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How Mindfulness Practice May “Retrain” Your Brain

The concept of mindfulness is widely known in many meditation and yoga practices and describes the process of reaching the state of observing oneself without judgment in order to calm the mind.  Mindfulness is known in many spiritual practices as the highest form of meditation, but many individuals don’t know its full potential for being a powerful tool in managing several mental and physical conditions.  Over the last decade, however, studies have begun to take place that track the effect that practicing mindfulness on a regular basis has on our emotional and physical heath in the long run.  Preliminary studies suggest that the practice may actually help to reduce emotional reactivity in the brain, which may be beneficial to those with PTSD, anxiety and other mental health conditions.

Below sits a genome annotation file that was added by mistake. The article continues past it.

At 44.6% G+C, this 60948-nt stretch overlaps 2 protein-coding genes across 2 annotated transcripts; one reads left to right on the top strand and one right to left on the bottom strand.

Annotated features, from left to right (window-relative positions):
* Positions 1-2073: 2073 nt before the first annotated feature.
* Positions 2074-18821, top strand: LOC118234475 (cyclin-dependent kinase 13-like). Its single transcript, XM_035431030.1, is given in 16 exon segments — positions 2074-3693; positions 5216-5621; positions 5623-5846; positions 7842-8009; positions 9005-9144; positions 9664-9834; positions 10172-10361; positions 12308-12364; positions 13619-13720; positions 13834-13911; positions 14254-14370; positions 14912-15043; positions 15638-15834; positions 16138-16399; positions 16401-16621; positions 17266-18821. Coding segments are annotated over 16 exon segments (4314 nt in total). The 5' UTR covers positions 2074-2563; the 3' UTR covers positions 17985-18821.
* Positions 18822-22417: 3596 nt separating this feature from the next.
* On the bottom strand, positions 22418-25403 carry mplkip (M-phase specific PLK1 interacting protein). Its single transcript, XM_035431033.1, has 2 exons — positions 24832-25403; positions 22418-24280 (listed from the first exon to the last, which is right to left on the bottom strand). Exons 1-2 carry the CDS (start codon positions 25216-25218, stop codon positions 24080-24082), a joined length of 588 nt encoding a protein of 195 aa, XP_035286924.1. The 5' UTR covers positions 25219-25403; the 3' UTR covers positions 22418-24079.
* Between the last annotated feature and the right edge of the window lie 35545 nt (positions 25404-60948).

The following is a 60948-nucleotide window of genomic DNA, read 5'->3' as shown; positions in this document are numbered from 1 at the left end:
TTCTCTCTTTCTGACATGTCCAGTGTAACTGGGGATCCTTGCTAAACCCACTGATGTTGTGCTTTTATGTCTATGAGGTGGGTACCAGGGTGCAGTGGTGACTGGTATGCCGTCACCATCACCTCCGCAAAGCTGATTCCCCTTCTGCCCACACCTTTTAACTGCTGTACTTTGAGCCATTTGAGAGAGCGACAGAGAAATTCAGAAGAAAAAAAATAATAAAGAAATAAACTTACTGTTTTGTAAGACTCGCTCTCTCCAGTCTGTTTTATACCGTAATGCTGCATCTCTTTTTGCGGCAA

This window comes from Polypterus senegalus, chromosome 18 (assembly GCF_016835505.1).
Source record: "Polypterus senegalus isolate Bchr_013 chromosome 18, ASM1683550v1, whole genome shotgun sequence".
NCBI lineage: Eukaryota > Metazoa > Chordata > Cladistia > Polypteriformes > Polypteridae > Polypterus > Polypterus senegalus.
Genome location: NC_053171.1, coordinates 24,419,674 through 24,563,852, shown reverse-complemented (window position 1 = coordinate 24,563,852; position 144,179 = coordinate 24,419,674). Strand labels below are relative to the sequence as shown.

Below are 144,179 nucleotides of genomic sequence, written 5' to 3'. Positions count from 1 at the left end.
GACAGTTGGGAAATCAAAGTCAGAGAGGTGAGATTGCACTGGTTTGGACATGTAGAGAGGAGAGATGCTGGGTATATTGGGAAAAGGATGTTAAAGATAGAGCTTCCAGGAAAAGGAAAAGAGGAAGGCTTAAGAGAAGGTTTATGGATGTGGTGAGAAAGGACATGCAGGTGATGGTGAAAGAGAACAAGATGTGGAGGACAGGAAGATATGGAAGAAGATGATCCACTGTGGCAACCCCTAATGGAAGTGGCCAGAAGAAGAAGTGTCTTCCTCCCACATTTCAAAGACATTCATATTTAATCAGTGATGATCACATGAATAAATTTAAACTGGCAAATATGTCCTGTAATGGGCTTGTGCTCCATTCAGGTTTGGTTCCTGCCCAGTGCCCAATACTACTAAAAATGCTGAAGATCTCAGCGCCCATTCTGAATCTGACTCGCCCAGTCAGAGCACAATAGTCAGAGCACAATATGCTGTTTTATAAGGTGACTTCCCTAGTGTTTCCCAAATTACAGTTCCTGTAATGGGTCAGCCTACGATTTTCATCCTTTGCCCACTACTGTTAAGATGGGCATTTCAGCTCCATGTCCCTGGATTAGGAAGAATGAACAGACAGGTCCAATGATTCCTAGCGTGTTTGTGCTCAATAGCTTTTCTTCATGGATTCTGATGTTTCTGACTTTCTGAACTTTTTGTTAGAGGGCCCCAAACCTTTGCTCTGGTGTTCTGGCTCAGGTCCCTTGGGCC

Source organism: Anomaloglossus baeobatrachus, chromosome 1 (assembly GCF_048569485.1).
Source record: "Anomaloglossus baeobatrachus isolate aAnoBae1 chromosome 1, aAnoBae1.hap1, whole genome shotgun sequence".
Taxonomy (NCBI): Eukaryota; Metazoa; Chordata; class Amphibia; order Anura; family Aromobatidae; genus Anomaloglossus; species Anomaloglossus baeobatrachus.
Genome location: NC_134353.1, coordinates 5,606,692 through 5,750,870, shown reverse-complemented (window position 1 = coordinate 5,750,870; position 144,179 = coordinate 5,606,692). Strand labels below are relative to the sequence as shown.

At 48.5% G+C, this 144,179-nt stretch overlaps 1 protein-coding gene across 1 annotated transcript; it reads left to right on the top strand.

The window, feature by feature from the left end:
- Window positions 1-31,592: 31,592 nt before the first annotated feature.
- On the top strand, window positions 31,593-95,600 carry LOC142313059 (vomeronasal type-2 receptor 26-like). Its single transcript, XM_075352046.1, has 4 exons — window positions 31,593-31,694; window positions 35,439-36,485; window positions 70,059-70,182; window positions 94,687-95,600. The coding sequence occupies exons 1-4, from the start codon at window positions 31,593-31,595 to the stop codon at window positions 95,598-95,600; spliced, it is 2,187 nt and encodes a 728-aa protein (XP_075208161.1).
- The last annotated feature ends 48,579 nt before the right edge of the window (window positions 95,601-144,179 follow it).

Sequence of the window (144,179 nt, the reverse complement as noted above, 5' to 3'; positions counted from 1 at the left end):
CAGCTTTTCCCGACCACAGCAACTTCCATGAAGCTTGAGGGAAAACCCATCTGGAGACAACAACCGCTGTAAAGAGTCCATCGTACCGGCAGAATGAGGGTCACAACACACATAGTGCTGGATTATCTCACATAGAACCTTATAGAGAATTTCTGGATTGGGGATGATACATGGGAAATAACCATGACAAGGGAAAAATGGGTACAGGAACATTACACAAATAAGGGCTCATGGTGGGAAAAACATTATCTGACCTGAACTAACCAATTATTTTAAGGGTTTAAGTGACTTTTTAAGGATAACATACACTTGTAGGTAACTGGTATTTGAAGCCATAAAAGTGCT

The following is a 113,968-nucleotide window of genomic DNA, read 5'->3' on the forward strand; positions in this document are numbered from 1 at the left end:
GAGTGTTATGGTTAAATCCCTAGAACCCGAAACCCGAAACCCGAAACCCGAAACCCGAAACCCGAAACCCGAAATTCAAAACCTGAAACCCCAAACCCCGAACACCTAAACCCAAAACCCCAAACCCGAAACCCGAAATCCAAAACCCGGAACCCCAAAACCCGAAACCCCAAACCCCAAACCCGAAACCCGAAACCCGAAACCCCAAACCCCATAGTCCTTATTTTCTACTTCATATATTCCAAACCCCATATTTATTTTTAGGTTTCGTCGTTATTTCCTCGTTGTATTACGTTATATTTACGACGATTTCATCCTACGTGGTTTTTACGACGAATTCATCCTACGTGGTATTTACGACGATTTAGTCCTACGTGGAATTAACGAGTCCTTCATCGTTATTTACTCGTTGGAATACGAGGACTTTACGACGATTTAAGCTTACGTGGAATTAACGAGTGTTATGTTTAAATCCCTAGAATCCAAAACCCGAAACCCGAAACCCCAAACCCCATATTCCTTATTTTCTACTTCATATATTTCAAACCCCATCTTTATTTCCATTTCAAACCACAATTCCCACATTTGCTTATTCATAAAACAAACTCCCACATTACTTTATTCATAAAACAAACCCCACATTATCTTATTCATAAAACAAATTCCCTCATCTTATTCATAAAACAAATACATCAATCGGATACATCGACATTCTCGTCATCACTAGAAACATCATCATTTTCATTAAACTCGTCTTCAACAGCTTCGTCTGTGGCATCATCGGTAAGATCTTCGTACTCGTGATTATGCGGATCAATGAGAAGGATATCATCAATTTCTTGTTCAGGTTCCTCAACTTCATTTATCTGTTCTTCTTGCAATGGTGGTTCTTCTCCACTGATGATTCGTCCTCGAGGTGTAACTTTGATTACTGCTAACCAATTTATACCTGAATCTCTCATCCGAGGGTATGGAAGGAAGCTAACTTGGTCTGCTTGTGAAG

In an article for the Huffington Post, author Angela Wilson, MA, RYT noted, “While mindfulness is in many ways a simple practice, its benefits are numerous.  Physically, mindfulness meditation has been shown to reduce cortisol and blood pressure, and to improve the immune system. Cognitively, mindfulness has been shown to decrease rumination and boost attention. Emotionally, mindfulness reduces emotional reactivity and improves resilience. While many of these studies are preliminary, they nonetheless begin to paint a powerful picture of the overall health benefits of mindfulness.”

Wilson goes to note that mindfulness offers the brain the opportunity to become stronger and more effective by allowing it to “exercise”, which is something that can be easily done every day for a short period of time.  Wilson said, “Mindfulness can be practiced at any time and in any situation. In every moment, we can choose to bring our attention back to the present and to know that when we do, we are actively involved in shaping our brains to foster more peace and inner ease. From this view, a touch of mindfulness practice each day becomes a tremendous investment in our physical, mental, and emotional health.”

Reference:  Mindfulness Meditation and the Brain, The Huffington Post, May 16, 2013.